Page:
The results of phenotypic methods for detection of AmpC- and carbapenemase-producing isolates are shown in Tables 1 and 2, respectively.
All carbapenemase-producing isolates were resistant to rifampicin, erythromycin, ciprofloxacin, aztreonam, meropenem, piperacillin–tazobactam, amoxicillin–clavulanic acid, cefamandole, ceftazidime, cefoxitin, cefotaxime, and ceftriaxone. The frequency of resistance is as follows: 11/12 (91.6%) to tetracycline and amikacin; 10/12 (83.3%) to trimethoprim/sulfamethoxazole, gentamicin, and levofloxacin; 9/12 (75%) to cefotetan; and 8/12 (66.6%) to imipenem. The most effective antimicrobial agent against carbapenemase-producing K. pneumoniae in this study was colistin with 100% susceptibility. Eight of the 12 carbapenemase-producing isolates were AmpC positive in the MHT; AmpC was not detected in the other four isolates. Five noncarbapenemase-producing isolates were falsely positive in MHT. Of these five isolates, four were AmpC producers.
The prevalence of PMABLs evaluated in this study (19%) is much higher than described in several other parts of the world. In an earlier study from Iran, the prevalence of PMABLs was 8.4% in K. pneumoniae. In Japan, the prevalence of PMABLs was 13% in K. pneumoniae [18]. In China, the rate was 10.1% in K. pneumoniae and the lowest rates of AmpC genes were reported from Switzerland (0.4%) [19]. High prevalence of AmpC genes was reported from Korea (77%) and Singapore (26%) [19]. In this study, similar to other reports, CIT- (CMY-2) and MOX-type genes were predominantly present in K. pneumoniae, followed by the EBC and DHA types, whereas the ACC and FOX genes were not detected. The CMY-2 is one of the most prevalent and most widely distributed PMABLs and has been previously found in several countries [1].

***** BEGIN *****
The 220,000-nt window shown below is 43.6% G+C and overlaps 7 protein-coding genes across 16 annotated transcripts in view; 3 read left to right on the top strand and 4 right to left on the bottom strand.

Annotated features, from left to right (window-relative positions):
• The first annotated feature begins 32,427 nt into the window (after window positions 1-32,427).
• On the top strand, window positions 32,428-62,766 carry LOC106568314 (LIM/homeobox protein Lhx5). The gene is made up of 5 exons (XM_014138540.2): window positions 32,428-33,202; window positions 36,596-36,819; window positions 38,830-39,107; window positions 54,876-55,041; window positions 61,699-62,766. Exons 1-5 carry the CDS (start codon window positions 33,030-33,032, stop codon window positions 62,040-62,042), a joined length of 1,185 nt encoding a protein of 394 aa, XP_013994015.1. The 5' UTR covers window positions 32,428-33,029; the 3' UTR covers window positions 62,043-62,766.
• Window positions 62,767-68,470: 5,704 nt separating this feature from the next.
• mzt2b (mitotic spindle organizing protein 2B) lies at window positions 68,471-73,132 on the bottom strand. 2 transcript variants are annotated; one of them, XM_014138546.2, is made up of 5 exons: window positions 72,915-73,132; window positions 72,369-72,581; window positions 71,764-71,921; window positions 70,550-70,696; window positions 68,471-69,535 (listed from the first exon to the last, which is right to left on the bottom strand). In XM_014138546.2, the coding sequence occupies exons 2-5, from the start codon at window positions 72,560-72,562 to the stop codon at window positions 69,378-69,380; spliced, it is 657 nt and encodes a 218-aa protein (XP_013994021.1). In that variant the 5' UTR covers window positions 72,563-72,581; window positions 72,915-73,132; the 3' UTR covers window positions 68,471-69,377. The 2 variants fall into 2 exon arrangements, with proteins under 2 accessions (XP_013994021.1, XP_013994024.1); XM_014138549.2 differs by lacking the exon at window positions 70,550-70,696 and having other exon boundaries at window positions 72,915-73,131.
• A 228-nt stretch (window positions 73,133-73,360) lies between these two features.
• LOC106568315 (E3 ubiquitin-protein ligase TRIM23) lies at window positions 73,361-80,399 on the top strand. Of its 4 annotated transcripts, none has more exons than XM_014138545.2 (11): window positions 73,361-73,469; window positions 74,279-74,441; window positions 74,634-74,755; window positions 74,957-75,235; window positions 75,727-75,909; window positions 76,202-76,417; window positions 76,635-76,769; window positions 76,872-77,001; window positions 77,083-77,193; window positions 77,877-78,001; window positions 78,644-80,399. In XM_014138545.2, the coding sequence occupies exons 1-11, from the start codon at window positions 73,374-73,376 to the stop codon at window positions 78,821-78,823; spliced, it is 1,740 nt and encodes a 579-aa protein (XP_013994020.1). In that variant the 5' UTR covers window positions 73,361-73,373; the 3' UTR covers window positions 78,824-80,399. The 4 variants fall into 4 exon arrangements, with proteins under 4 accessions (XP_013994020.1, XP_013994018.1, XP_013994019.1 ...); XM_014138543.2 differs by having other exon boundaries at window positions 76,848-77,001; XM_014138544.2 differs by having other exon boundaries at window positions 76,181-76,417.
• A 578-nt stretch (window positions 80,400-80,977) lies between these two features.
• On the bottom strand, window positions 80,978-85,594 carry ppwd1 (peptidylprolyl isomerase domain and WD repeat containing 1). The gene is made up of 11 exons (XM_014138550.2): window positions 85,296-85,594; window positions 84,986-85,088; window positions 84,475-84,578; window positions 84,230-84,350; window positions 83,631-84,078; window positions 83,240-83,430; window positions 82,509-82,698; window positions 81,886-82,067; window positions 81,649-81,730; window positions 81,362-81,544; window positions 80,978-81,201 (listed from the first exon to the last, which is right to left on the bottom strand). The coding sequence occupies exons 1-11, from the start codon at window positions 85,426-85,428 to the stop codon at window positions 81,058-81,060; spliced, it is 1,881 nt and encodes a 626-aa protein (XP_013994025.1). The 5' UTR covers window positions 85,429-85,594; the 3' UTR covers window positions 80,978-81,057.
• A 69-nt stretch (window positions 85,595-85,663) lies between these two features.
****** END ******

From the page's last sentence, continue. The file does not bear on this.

The rate of resistance to cefoxitin in our isolates was 46% (n = 46); only 12 isolates were AmpC producers and 34 isolates were negative. Cefoxitin resistance in these nonproducers could be due to some other resistance mechanism such as alterations in outer membrane permeability [2,20]. In this study, 63% (12/19 isolates) and 68.4% (13/19) of AmpC producers were found to be resistant to cefoxitin and amoxicillin–clavulanic acid, respectively.
Cefotetan has a lower sensitivity than cefoxitin concerning the detection of AmpC production (52.6% vs. 63%). These data indicate that although screening methods using cefoxitin and amoxicillin–clavulanic acid for detection of AmpC-harboring isolates are useful, they are not perfect [20,21]. Therefore, in contrast to Ingram et al [22], our study cannot recommend cefoxitin, cefotetan, and amoxicillin–clavulanic-acid-susceptibility testing for initial AmpC screening. Resistance to cefepime among 11/19 (58%) AmpC-positive K. pneumoniae isolates is another important finding. No synergy was found between expanded-spectrum cephalosporins and clavulanic acid using the double-disk synergy test (data not shown). Only 1/11 cefepime-resistant isolates in this study had carbapenemase genes (blaVIM) and thus, resistance to cefepime may be mediated by structurally modified AmpC β-lactamases [23].
We found that the cefoxitin ± boronic acid disk test detected 19/19 AmpC-positive K. pneumoniae isolates and gave one false-positive result. The AmpC disk test and CHT detected 7/19 and 5/19 AmpC-positive strains (12 and 14 false negatives), respectively. Possibly, inhibitory compounds exhibit different levels of inhibition among heterogeneous groups of AmpCs [24].
The AmpC disk test and CHT gave five false-positive results. Of these five isolates, three were MBL (blaVIM) producers and the two others were blaGES positive.
The AmpC Etest was easy to use, but was unsuitable for AmpC detection. Overall, 17/19 AmpC-producing isolates were not detected by this method. Test performance could be improved by developing an Etest strip with a broader minimum inhibitory concentration range. Inconclusive results using this test have been previously reported [21,22]. However, we indicate that combination-disk testing with boronic acid is potentially useful for clinical laboratories for the detection of PMABLs [13].